Basic Animation

Kel Piffner

In my day job, I spend a lot of time coding core business logic applications. What do you do with data A in situation B kind of logic. So when I work on something code related in my off time, I like to putz with technologies outside of that bubble.

With that in mind, I'm going to talk about animation.

Old School

Back in "the day", many games just updated as fast as the CPU could. If you loaded the same game on a faster computer, everything would move faster. This could result in fun times likes a typing game where the game's "40 words per minute" was closer to 120. (I regularly scored 14!)

You can end up with this same problem by being 'frame rate dependent' with your animations. Basically, this means that you update the position of your objects at the same time that you draw the object.

Here's an example running 10fps, 30fps, and 60fps while drawing a simple animation:

See the Pen frame based animation by kp (@decoyahoy) on CodePen.

The ball object handles the 'bounce' effect.

function Ball(w, h) {
  //let's just set this to 10 for now
  this.size = 10;

  //initial ball positions
  this.x = 0;
  this.y = 0;

  //this is the expected change per direction per update
  this.dx = 0.3;
  this.dy = 2.75;

  //bounding box (can't escape)
  this.w = w;
  this.h = h;
}

Ball.prototype.update = function() {
  //update the ball position
  this.x += this.dx;
  this.y += this.dy;

  //check to see if the ball is still in bounds
  //if it's not, change its direction to the opposite
  if (this.x <= 0 || this.x >= this.w - this.size) this.dx = -this.dx;

  if (this.y <= 0 || this.y >= this.h - this.size) this.dy = -this.dy;
};

Ball.prototype.draw = function(ctx) {
  //let's draw the ball (box)
  ctx.fillRect(this.x, this.y, 10, 10);
};

In our main draw loop you can see us updating both the ball position, and then telling it to draw.

BallCanvas.prototype.animate = function() {
  //clear the canvas between frames
  this.ctx.clearRect(0, 0, 100, 100);

  //update the ball position
  this.ball.update();

  //now draw the ball
  this.ball.draw(this.ctx);

  //restart the loop after we're done updating
  this.start();
};

BallCanvas.prototype.start = function() {
  //we're forcing very specific framerates here
  //there are better ways...
  var that = this;
  window.setTimeout(function() {
    that.animate();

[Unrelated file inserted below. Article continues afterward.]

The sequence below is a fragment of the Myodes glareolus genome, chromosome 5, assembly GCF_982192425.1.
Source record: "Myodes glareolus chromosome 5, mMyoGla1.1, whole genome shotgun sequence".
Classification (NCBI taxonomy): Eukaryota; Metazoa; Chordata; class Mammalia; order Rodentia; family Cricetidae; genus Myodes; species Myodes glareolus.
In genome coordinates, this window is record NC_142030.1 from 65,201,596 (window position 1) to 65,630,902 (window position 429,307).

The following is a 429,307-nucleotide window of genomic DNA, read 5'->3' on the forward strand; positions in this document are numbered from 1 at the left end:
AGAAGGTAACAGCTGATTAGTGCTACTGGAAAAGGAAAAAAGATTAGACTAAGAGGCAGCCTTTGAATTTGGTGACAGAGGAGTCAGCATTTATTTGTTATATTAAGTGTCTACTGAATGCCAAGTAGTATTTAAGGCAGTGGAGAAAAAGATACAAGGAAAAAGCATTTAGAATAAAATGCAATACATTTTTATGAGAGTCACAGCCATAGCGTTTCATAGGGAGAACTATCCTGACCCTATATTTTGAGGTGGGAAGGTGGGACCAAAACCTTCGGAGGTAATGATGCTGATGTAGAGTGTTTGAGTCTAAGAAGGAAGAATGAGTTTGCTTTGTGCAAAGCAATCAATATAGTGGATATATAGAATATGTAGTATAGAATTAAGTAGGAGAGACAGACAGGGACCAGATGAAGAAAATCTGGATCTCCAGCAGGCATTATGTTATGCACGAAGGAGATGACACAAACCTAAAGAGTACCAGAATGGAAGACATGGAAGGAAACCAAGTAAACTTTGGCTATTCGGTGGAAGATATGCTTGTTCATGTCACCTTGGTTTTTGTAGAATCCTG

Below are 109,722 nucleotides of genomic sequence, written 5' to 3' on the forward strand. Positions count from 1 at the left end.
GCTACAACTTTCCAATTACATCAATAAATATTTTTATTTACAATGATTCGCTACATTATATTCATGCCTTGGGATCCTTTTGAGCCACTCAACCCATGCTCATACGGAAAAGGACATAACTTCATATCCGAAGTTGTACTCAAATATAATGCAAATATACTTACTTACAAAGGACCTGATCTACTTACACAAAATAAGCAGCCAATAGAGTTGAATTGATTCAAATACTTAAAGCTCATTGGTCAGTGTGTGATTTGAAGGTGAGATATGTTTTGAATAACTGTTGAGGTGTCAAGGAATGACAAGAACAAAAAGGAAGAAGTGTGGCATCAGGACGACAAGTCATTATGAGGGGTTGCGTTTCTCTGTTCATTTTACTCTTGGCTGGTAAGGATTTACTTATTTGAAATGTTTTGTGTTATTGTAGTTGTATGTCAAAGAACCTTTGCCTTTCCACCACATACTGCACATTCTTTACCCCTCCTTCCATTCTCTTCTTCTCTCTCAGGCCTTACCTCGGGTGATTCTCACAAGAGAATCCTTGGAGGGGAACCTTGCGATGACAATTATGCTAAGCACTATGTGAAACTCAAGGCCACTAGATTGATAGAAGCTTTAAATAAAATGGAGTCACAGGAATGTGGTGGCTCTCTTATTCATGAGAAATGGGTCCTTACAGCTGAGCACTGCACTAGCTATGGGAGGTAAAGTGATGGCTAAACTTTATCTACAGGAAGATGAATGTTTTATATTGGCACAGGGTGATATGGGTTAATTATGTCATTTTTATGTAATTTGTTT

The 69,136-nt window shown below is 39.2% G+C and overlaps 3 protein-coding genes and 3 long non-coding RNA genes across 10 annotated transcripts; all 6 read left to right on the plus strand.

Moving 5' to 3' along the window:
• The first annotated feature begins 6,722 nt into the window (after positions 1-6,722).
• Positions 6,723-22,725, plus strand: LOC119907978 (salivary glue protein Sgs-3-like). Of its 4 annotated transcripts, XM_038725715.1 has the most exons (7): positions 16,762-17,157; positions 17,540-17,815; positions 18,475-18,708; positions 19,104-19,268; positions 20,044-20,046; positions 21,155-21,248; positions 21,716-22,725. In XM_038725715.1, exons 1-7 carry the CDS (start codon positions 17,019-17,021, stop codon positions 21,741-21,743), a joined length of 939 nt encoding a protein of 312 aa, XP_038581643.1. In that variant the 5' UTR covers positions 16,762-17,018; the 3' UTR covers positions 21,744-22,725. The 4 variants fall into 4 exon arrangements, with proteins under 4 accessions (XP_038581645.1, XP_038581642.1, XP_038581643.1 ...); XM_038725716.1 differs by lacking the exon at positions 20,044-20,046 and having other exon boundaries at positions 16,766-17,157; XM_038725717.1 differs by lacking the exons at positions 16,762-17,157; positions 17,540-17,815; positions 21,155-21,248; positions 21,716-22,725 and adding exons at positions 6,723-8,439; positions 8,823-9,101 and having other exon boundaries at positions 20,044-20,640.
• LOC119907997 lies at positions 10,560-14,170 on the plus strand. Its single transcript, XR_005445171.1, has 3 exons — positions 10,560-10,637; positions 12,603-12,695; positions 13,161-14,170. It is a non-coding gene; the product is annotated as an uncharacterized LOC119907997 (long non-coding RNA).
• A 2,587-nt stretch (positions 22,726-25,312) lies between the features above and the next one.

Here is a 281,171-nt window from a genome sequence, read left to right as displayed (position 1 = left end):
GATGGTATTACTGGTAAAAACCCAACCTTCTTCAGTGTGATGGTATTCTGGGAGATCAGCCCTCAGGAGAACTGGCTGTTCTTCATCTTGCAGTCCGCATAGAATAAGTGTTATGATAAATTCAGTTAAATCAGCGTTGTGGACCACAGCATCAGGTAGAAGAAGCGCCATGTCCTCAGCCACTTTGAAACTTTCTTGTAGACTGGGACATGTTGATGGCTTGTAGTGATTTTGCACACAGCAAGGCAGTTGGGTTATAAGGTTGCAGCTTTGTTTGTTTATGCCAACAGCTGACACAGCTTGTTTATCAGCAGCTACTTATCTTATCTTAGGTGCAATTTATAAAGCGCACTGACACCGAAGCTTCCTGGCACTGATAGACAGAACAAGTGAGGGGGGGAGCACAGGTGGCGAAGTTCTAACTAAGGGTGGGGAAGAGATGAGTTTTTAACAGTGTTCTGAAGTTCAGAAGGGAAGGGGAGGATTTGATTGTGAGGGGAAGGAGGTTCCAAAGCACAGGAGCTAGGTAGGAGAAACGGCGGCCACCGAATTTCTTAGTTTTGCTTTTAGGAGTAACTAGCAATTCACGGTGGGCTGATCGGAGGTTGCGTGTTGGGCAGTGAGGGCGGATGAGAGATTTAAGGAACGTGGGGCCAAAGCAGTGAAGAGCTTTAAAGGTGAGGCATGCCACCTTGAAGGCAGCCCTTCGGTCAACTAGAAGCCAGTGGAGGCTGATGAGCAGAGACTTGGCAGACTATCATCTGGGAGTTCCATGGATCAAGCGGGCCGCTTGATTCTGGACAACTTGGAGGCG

}, this.frameRate);
};

Better ways

So what other options are there? Well, you could calculate the distance the ball travels per frame by using math. (Yay, math!)

Let's assume we want the ball to update position every 10ms (100fps from the previous example). Instead of simply updating the ball +1 on each frame, we now get the time, compare it to the previous time, and figure out how many times the ball should have moved since the last time we updated.

This is the new animate function:

BallCanvas.prototype.animate = function() {
  //get the current time
  var nextUpdate = new Date().getTime();

  //how much time has passed (cumulative)
  this.elapsed += nextUpdate - this.lastUpdate;

  //how many updates do we need to process?
  //this is a little more complex than need be
  //so the example can keep the balls in sync
  while (this.elapsed > UPDATE_RATE) {
    //update the ball position
    this.ball.update();
    //keep track of the extra
    this.elapsed -= UPDATE_RATE;
  }

  //clear the canvas between frames
  this.ctx.clearRect(0, 0, 100, 100);

  //now draw the ball
  this.ball.draw(this.ctx);

  //update the update time
  this.lastUpdate = nextUpdate;

  //restart the loop after we're done updating
  this.start();
};

And this is it running:

See the Pen frame based animation by kp (@decoyahoy) on CodePen.

Now, the side of me that spends all day separating business logic from infrastructure code keeps asking why I'm calculating positions inside of a draw loop. Separation of concerns is a big deal in large software projects. This brings me to the next option: have a loop just for updating.

BallCanvas.prototype.animate = function() {
  //clear the canvas between frames
  this.ctx.clearRect(0, 0, 100, 100);

  //now draw the ball
  this.ball.draw(this.ctx);

  //restart the loop after we're done updating
  this.start();
};
//handle the object updates separate from drawing
function updateBalls() {
  ball10.ball.update();
  ball30.ball.update();
  ball60.ball.update();
  setTimeout(updateBalls, UPDATE_RATE);
}

See the Pen update loop separate from draw loops by kp (@decoyahoy) on CodePen.

The same results, but note the math is gone, and the code is overall simpler. This also leads to a more useful scenario of handling user input in a way where we don't have to care what's happening with the draw loop. How about we watch the mouse cursor?

See the Pen follow the mouse by kp (@decoyahoy) on CodePen.

Neat! All we did was replace our update loop from the previous example with this:

function onMouseMove(e) {
  //get the new positions
  var x = e.clientX;
  var y = e.clientY;

  ball10.ball.x = x;
  ball10.ball.y = y;
  ball30.ball.x = x;
  ball30.ball.y = y;
  ball60.ball.x = x;
  ball60.ball.y = y;
}

//watch the mouse event
document.onmousemove = onMouseMove;

Cautions

In these examples, I'm using setTimeout to simulate my framerates. Don't do this. requestAnimationFrame is where it's at.

An excellent article on the subject: http://www.paulirish.com/2011/requestanimationframe-for-smart-animating/

Also, there are a lot of very good javascript animations libraries out there. They have excellent framerate handling that can properly use the above requestAnimationFrame, throttle framerates on slow computers, or speed them up on fast ones. Don't reinvent the wheel if you don't need to!

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